Betty is a middle-aged woman living in Kitui County. She is also a beneficiary of the EPCs that were distributed to CARITAS. Previously, she had been using charcoal for most of her cooking, supplementing it with firewood. She would use the LPG occasionally whenever there was a need.

When she received an EPC last year, life became easy for her as the time she normally spent cooking was significantly reduced, leaving her with ample time to do other things. Nevertheless, just like Joel, she underutilized her EPC as she only limited it to boiling her cereals. She was not aware that she could use it to prepare other meals by just clicking the sauté function. Besides, she states, “I usually boil my cereals first before frying them once cooked.” “It is only through the launch today that I got to discover that one can directly fry their cereals with onions, tomatoes, and other ingredients without having to boil them first provided they were soaked,” she added.

Initially, she was a bit hesitant to use the EPC due to the myths surrounding its use. “My daughters are still fearful and are not willing to try it out,” she stated. However, the launch presented a great opportunity for her that helped alleviate the fears that she had. Having to see several EPCs being displayed at once while different food items are being prepared with ease made her realize that it was a technology that she could depend on and use with confidence. She promises to share what she has learned with other women back home to help create more awareness about the same. She also promised to maximize its use and urged those who haven’t procured one to do so.

Mary Katee

Figure 9. “Tangu nipate hii jiko, kazi nu kupress, kuweka, na kuenda.” – Mary Katee, local champion (translation: “Since I obtained an EPC, I only press, place (the food in), and go”). (Image credit: Ruth Wambui, Gamos East Africa, 2022).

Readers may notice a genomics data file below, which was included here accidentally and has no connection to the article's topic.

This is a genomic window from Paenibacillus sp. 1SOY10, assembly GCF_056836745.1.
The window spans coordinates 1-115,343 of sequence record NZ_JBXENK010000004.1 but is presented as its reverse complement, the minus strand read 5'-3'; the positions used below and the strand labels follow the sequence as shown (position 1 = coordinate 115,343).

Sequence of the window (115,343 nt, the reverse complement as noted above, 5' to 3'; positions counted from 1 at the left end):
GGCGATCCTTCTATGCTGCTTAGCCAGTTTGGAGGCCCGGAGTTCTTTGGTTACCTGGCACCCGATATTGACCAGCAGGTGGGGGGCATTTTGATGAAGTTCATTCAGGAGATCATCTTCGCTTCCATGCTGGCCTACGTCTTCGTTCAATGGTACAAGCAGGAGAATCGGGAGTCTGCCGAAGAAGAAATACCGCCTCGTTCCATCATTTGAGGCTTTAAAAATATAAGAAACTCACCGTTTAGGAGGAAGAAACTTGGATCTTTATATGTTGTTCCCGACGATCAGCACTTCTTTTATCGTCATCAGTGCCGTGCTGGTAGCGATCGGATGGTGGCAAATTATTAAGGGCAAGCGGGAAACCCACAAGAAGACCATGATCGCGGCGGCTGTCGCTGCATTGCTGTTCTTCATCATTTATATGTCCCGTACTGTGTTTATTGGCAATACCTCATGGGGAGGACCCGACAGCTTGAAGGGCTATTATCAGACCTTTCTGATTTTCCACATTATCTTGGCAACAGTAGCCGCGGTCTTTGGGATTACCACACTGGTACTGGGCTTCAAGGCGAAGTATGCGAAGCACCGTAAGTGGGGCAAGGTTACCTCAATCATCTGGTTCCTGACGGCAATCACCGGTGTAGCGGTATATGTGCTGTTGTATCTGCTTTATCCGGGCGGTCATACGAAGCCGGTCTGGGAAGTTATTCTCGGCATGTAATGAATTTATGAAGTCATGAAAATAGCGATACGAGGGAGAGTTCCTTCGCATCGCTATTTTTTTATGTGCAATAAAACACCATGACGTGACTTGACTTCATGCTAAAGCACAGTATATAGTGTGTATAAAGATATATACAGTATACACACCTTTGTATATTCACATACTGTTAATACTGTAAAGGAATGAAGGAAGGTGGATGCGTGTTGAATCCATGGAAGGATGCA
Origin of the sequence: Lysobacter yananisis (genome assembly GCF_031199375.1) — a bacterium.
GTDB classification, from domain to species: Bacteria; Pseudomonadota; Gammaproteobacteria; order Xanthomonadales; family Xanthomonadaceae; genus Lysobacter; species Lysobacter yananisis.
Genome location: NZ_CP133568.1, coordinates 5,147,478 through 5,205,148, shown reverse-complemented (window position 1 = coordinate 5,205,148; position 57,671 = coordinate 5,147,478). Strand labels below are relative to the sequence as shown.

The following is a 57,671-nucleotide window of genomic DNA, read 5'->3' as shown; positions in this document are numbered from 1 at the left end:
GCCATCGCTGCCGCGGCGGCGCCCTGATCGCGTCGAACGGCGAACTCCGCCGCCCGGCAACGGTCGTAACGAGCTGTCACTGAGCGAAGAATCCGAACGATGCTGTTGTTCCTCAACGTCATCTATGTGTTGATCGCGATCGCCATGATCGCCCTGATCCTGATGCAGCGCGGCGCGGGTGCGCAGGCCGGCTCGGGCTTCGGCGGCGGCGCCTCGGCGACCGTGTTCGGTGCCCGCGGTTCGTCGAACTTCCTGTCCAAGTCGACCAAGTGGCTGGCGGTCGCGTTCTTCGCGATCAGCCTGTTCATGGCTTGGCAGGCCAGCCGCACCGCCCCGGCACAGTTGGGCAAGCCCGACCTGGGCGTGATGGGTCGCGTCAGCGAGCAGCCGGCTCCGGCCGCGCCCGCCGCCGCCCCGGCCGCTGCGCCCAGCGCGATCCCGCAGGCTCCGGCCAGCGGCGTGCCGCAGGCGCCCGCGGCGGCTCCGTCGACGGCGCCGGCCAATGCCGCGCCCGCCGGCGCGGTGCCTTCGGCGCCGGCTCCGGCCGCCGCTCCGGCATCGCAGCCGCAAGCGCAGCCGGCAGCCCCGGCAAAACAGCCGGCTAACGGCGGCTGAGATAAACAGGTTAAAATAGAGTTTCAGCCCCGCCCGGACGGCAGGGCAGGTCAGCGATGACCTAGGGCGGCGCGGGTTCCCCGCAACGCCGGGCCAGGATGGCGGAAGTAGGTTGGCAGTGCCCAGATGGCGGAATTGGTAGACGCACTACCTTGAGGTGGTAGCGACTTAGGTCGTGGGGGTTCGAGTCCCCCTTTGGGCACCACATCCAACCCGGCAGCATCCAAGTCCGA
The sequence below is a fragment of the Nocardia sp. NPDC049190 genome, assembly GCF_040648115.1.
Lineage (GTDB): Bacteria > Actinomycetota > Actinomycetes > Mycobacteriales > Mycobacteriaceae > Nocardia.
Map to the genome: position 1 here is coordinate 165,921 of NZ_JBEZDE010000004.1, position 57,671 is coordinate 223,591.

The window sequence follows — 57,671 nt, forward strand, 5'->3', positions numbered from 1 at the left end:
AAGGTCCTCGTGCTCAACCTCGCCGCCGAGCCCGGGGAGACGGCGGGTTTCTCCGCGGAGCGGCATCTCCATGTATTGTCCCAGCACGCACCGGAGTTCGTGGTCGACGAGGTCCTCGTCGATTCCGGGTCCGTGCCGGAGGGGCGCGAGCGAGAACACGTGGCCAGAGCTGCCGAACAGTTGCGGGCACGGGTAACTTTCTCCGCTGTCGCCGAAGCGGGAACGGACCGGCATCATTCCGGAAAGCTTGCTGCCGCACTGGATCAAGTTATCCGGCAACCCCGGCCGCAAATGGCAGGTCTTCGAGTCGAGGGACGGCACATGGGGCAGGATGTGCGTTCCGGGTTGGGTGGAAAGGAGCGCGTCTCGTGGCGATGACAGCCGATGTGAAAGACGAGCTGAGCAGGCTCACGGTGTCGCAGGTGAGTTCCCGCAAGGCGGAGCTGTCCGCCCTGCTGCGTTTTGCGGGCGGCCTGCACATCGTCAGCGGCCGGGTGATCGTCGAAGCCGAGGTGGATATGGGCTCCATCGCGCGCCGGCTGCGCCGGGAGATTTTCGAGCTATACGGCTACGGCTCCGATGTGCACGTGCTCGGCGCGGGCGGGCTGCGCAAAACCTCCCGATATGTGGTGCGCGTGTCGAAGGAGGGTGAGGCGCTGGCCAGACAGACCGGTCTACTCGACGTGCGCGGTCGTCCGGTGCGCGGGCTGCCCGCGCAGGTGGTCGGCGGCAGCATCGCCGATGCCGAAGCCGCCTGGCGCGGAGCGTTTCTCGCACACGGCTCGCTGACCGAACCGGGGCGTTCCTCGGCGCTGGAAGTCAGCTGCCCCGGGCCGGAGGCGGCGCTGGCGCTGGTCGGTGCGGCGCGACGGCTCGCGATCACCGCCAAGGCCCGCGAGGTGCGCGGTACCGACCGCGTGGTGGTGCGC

Mary is a middle-aged woman living in Kitui as well as a clean cooking champion in the region.

Prior to being issued with an EPC, she mostly depended on the use of firewood for preparing her meals, which she claims was costly. Besides, cooking was one activity she dreaded, maybe because of the process she had to go through before the actual cooking. Her worst days were when she had visitors and had to prepare different types of meals that would consume most of her time. The situation became worse when she had no one to help her with the cooking.

However, things became better for her the moment she started using an EPC. The appliance makes cooking more fun and interesting, and she always looks forward to it. She says, “Cooking with the EPC has brought lots of love in my home, to the point that when I am not yet at home, my husband gladly takes over and does the cooking.” She no longer has small disagreements at home with her daughter-in-law over cooking.

She particularly thanked the ACTS/MECS team for bringing the technology to them, which revolutionized their lives completely. Following suit as her champions, she urged the participants who have not yet embraced the technology to get one for themselves.

Esther Mumo

Figure 10. “Kuni ni expensive, na iko na kazi mingi kuipata.” – Esther Mumo (right), local champion (translation: “Firewood is costly and takes a lot of effort to obtain”). (Image credit: Ruth Wambui, Gamos East Africa, 2022).